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I actually didn't know that you could use a Stirling engine like that!
SO!

In response to the previous guys - the toy stirlings are neat, but I've decided against getting one because I've not found one that could be easily fitted with the required heat exchangers (coils of copper tubing). I never did get that toy either... :(

As for using a Stirling as a refrigerator, that is actually the only real arena where they have found any commercial success (aside from toys). Shame really, as they need to be huge to compete with steam engines (and turbines) for power generation, that doesn't matter because they are simpler - ie. last longer and cheaper maintenance - and power-plants don't need to move around.
Some things about the methods that get commercial success really irritate me! Many (too many) people are convinced that Stirlings are a novelty toy and so tend to get all derisive if you discuss their capabilities (like the fact that you can run them on solar, then reverse them to make cold or heat to charge a thermal battery, then reverse them again to make power.... gee, I wonder if that solves a big issue in "renewables"? but noooo! Can't do the simple things!)

Anyways, the cooling capacity of the Stirling Cycle is far more fascinating than their work as a hot-air engine. Like I said, to be good generators they have to be huge to compete with diesel or steam, but as a heat pump? There, the sizes don't have to be so huge (not that stationary engines need to be small - they don't move!)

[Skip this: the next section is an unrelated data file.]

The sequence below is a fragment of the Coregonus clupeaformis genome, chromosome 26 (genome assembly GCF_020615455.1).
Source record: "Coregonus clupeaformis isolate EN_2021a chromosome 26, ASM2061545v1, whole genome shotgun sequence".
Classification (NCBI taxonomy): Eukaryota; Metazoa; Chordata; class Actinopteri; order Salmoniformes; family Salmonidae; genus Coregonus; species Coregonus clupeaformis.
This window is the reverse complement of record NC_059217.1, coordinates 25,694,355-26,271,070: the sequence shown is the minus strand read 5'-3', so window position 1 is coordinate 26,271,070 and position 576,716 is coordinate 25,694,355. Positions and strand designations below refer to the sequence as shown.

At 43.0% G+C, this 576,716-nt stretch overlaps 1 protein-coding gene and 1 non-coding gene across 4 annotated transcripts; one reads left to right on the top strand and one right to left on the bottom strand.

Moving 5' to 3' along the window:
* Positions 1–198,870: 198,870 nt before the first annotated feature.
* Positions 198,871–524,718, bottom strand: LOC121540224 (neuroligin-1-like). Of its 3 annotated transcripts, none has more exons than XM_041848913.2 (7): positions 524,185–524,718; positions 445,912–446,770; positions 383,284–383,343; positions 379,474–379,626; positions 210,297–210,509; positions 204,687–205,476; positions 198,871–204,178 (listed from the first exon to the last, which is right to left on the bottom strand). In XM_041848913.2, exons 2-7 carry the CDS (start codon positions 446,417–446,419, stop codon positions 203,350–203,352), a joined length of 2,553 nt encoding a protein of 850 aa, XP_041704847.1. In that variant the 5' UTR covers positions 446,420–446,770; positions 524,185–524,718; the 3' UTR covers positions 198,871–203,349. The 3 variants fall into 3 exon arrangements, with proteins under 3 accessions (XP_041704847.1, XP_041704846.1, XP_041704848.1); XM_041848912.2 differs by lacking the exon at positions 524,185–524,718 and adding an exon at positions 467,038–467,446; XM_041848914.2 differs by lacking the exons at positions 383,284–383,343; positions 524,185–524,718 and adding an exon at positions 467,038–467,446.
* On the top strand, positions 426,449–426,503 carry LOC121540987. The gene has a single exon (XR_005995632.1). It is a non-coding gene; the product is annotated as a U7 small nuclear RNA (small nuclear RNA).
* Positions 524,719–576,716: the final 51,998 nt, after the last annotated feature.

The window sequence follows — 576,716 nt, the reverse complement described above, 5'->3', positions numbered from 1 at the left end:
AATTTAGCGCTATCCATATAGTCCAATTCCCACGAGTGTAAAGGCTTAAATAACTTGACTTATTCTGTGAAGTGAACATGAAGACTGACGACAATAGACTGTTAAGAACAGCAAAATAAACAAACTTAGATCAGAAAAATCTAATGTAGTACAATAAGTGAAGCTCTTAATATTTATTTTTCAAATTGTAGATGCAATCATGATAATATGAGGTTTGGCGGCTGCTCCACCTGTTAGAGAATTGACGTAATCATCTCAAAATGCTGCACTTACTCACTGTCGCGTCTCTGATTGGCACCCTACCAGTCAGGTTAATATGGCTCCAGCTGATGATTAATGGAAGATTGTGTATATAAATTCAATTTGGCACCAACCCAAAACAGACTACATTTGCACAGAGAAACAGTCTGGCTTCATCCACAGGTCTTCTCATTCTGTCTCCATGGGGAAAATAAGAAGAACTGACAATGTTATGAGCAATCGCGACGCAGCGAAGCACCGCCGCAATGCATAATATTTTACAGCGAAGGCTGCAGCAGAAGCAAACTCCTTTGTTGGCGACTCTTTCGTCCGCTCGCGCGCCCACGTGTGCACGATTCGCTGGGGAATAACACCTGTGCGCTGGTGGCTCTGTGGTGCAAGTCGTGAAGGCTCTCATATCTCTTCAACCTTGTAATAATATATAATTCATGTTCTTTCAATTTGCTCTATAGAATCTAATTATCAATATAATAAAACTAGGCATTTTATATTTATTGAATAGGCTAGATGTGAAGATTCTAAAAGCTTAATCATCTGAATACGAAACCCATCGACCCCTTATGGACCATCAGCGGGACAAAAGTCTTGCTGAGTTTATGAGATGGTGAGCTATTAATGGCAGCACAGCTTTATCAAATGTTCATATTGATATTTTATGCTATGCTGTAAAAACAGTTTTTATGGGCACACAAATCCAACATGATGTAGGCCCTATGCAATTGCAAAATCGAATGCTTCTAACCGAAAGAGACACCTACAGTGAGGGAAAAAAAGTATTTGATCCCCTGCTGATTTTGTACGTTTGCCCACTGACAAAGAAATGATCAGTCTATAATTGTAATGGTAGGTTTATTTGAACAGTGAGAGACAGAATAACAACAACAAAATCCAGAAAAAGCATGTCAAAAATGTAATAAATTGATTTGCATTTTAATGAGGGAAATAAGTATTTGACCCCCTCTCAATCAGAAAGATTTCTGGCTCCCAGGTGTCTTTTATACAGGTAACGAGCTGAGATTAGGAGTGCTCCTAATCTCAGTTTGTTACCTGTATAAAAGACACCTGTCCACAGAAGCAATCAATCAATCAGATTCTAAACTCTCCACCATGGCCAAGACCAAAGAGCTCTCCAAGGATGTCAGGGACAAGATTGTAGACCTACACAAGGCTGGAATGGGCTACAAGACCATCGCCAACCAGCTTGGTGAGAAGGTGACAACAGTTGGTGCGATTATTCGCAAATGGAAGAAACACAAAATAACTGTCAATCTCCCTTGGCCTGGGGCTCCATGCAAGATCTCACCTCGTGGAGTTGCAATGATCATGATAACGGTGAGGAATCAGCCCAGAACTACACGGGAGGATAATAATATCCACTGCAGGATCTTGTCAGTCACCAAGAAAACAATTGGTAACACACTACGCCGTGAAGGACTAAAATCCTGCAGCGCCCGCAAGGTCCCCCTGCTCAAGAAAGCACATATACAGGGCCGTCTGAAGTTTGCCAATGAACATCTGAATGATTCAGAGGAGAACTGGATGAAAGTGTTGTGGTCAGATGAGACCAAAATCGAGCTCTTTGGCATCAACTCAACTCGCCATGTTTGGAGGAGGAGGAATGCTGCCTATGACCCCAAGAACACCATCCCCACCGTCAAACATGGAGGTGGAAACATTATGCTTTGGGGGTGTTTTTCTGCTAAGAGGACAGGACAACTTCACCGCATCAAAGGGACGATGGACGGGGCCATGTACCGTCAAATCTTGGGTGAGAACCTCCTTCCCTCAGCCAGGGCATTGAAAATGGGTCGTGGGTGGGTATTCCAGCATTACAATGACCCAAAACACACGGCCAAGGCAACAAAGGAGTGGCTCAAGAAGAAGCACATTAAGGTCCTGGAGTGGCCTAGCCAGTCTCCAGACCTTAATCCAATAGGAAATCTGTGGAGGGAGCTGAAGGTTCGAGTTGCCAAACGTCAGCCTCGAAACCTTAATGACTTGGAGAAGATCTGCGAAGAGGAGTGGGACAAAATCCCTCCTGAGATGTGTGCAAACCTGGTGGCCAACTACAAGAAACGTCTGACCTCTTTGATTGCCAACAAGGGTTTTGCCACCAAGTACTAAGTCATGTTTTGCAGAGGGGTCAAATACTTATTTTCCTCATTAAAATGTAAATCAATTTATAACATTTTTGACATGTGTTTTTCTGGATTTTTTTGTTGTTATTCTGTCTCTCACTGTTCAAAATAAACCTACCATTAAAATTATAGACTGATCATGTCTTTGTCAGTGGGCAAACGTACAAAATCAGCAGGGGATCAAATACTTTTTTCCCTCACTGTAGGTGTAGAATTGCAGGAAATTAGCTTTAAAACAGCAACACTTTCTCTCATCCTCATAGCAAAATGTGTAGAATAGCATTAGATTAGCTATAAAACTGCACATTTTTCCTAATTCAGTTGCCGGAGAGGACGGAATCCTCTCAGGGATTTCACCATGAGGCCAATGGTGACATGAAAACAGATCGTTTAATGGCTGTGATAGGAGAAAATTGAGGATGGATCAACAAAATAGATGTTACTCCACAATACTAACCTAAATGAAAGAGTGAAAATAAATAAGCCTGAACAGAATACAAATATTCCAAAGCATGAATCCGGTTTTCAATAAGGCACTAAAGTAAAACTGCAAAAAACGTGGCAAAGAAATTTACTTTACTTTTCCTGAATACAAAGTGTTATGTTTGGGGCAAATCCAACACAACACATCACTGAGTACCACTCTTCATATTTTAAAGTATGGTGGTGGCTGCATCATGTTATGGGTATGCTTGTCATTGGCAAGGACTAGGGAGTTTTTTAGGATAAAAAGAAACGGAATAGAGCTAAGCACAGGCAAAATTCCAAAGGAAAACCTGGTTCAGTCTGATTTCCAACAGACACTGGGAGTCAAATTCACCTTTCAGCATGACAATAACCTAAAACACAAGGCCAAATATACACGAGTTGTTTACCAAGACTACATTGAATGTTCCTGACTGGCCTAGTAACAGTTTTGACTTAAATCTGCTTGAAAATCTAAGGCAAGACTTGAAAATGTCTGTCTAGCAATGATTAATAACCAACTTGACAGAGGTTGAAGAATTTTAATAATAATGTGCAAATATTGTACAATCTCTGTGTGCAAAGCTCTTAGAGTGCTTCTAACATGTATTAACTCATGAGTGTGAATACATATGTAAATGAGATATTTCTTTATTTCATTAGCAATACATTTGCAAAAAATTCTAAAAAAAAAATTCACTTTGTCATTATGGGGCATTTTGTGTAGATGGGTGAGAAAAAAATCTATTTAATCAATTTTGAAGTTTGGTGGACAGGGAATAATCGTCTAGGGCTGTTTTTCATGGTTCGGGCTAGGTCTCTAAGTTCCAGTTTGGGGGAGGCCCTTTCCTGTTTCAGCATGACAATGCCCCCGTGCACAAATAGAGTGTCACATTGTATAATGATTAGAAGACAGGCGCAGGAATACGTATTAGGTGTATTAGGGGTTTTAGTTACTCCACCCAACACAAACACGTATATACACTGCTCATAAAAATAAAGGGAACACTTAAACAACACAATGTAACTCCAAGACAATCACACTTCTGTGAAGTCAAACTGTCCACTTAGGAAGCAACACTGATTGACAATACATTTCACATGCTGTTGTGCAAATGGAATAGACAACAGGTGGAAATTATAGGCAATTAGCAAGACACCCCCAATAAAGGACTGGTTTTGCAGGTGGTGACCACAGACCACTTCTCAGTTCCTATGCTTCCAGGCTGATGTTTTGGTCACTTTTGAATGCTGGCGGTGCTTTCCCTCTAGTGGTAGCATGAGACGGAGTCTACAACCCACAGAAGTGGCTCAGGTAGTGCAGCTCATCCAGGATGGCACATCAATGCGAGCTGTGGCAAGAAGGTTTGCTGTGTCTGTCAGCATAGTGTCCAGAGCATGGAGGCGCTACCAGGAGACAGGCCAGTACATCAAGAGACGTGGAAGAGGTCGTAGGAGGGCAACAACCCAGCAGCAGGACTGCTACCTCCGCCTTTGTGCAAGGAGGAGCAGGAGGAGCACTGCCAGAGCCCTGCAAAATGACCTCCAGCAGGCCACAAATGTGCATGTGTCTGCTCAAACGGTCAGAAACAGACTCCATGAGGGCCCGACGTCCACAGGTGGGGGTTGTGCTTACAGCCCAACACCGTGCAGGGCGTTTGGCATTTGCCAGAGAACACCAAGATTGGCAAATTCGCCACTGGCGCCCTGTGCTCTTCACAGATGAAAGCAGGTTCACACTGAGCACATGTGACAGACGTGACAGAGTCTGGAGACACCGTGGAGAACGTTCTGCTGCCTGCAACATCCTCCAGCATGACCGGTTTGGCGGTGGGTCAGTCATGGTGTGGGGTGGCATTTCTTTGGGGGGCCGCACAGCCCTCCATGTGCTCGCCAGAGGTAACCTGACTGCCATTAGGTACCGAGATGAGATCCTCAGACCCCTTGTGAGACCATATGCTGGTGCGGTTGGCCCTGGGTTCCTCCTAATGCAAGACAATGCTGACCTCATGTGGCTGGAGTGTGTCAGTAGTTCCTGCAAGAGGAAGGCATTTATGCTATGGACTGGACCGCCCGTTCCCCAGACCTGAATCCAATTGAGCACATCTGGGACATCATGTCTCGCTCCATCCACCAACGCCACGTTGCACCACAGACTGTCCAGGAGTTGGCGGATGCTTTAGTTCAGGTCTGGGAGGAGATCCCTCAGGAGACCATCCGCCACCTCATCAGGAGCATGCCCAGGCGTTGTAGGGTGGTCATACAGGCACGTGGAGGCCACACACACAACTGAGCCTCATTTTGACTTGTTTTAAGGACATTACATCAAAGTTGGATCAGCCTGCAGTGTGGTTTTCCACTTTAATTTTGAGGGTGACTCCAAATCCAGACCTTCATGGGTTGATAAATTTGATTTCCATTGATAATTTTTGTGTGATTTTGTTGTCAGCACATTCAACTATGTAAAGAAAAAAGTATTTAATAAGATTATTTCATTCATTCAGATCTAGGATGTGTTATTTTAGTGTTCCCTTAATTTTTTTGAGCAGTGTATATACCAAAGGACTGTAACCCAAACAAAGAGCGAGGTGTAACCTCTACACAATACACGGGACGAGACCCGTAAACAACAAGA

Imagine one device in your home that heats, cools, and powers both your refrigerator and freezer. This device has 4 (count it) 4 moving parts - and can even be done without bearings (sealed floating piston types). You could maintain and repair it with a tool-kit from Harbor Freight, learning how it works in the space of an hour...

HVAC and a very nice refrigerator with one machine, one motor, and can easily be run with a couple of solar panels and a battery....

(Starting to see the source of my irritation? How much cash do we waste because some markets decided to do things a certain way years before we were born?)

Here is an old video (
)

You watch it, think of what these gizmos can do - where you could use them - and you'll understand why the toys are neat, but sad that they are toys.... If I had the resources, I'd put some machines on the market that would show just how silly we've been in insisting on doing things the same way for so long.... :(

Seriously, watch the video and it will begin to dawn on you how very neglected this SIMPLE AND OLD process is...

I ANY CASE! I found the equations!

Funny, of course it's all about the threes....

Displacement space is 1.5x the volume of the power piston. (.5 x 3 obviously....)
Hot space is 2/3 of the displacement space <--- in a cooler this is the cold part
Cold space is 1/3 the displacement space <----- in a cooler this is the hot part
Displacer is 2/3 the volume of the displacement space.
Rhombic drive is best for balance, but has lots of moving parts and bearing surfaces
Displacer is 90 degrees ahead of the piston.

Displacement space can be larger (10 to 1 even) to change the thermal gradient (for an engine, it would run on lower delta T, for a cooler I'm not sure...)

Thank you for reading!

Now, let's all make Stirling Cycle Hot-Cold power gizmos!

Tell your friends!

:D